A mix of different modes of research and creative interpretation, this course takes the student on a process of discovery with the intention of getting the student to learn and think independently and critically. Its goal is to develop an understanding that research is a mode of inquiry that implies not only the gathering of factual information, but also the explanation and interpretation of the implicit and explicit values, conventions and assumptions embedded in the built environment. Thesis Prep guides the student through a process of self-discovery, as a basis for understanding one's positions on contemporary socio-cultural issues. This process of discovery leads to the formulation of a Thesis Proposal that outlines the area of study, problem or project the student imagines pursuing as a Thesis project. It is understood that throughout the course of the Thesis the Thesis Proposal is a provisional document likely to evolve and change; within the context of this course, the Statement should not be understood as a definitive, binding concordance so much as a provisional work in progress.

    Thesis Research- Fall Semester 5th year Link to Thesis Research Page

    Thesis Research involves the construction of a critical context in which the Thesis Proposal is investigated by the student. Its goal is a well-researched, clearly articulated written and illustrated examination of the topic presented in the Thesis Proposal that is intended to develop the student's individual architectural voice. The Thesis Research culminates in Theorem that serves as the intellectual grounding of the work to be undertaken in the Thesis Studio the following semester.

    Thesis Studio- Spring Semester 5th Year 

    The goal of the Thesis Studio is a demonstration of the Student's ability to apply critical thinking and design research skills to the development of a design solution that moves through conceptual, schematic, development and technical stages of an architectural application of the proposal. This architectural application may take the form of a building, urban or site response, detail, artifact or installation or other, and it is specified on the agreement of the Thesis Adviser and Student.

    Final Thesis Submittal

  • Overview

    The Student should register for Thesis Prep in the spring semester of 4th year. During the Thesis Prep Course the Student is advised by the faculty member assigned to the course. It is their role to help the student understand the nature of the Thesis and to assist in identifying a Thesis topic and develop the Thesis Proposal.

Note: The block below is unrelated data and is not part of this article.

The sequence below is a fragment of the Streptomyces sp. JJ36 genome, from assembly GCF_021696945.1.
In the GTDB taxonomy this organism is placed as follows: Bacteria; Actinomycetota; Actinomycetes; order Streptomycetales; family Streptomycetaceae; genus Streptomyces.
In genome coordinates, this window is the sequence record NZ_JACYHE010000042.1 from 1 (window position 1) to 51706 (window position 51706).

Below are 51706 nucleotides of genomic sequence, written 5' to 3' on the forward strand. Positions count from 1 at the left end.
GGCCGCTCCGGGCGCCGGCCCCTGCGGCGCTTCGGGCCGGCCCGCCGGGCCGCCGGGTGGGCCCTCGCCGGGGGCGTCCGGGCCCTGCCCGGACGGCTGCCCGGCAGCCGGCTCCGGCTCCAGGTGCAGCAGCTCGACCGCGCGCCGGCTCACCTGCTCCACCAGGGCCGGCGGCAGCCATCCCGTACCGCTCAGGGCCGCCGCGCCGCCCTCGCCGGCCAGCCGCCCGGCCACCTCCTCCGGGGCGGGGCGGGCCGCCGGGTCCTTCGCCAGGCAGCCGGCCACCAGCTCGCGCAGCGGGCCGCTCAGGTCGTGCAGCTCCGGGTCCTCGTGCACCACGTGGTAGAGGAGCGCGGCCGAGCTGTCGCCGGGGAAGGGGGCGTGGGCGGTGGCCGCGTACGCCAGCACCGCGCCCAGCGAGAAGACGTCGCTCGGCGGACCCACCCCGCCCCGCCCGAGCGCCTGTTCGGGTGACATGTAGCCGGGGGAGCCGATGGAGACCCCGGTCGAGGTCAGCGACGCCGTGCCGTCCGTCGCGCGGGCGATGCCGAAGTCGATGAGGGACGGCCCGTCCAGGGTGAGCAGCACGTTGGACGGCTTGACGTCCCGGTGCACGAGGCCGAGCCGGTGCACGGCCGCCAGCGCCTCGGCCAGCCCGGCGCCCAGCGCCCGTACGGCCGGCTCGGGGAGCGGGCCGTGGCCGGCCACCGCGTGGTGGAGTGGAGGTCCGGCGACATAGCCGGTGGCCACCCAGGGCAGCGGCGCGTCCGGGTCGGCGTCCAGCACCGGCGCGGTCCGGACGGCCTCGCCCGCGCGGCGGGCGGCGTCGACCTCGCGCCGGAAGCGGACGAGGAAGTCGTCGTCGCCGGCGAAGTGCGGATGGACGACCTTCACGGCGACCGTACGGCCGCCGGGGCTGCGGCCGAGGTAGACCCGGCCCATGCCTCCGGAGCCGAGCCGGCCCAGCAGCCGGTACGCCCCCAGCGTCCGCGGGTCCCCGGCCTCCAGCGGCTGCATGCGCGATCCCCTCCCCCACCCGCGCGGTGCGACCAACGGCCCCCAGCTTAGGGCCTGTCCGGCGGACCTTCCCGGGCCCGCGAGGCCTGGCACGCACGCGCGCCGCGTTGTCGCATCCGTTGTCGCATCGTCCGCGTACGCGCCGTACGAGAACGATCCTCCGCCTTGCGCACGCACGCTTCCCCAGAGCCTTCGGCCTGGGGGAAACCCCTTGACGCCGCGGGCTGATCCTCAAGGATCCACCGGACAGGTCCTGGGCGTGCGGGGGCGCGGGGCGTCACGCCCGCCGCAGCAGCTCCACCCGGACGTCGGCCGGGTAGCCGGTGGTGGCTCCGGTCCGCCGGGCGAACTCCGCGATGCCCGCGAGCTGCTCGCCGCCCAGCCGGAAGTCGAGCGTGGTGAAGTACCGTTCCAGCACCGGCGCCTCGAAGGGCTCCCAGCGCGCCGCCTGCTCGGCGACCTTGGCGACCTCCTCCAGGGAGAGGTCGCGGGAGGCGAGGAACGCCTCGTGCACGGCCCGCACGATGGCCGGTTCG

The Thesis Prep component is a process of discovery whose intention is to guide the student to learn to think independently, to learn how to see, how to analyze, and to express the social condition. The goal is to develop an understanding within the student that research is a mode of inquiry that implies not only the gathering of factual information, but also the implicit and explicit values, conventions and assumptions that make up the built environment.

    Thesis Prep is also a moment where much of the student's latent qualities- as a person, a designer and citizen- reveal themselves. The pedagogy aims to uncover such potentials. In Thesis Prep, the student explores a range of research methodologies:

    1. Processes of seeing, documentation and mapping including existing conditions, memories invisible relationships.
    2. Ways of visualizing a problem.
    3. Processes of researching and identifying contemporary issues in architecture, technology, society and culture.
    4. Developing processes of constructing an argument using writing rigorously and poetically.

    Research is a creative activity driven by a question and/or hypothesis that explores precedent, site, critical readings, and technique with the goal of formulating positions regarding architectural thinking and production.

    This process may start with self-reflection as a means to enter into investigation and discovery or more universal issues. By beginning with introspection students learn to think both analytically and emotionally. Besides personally engaging each student in his/her project, the aim of this introspective process is for the student to problematize values and from that to consciously develop his/her own position on socio-cultural and architectural issues.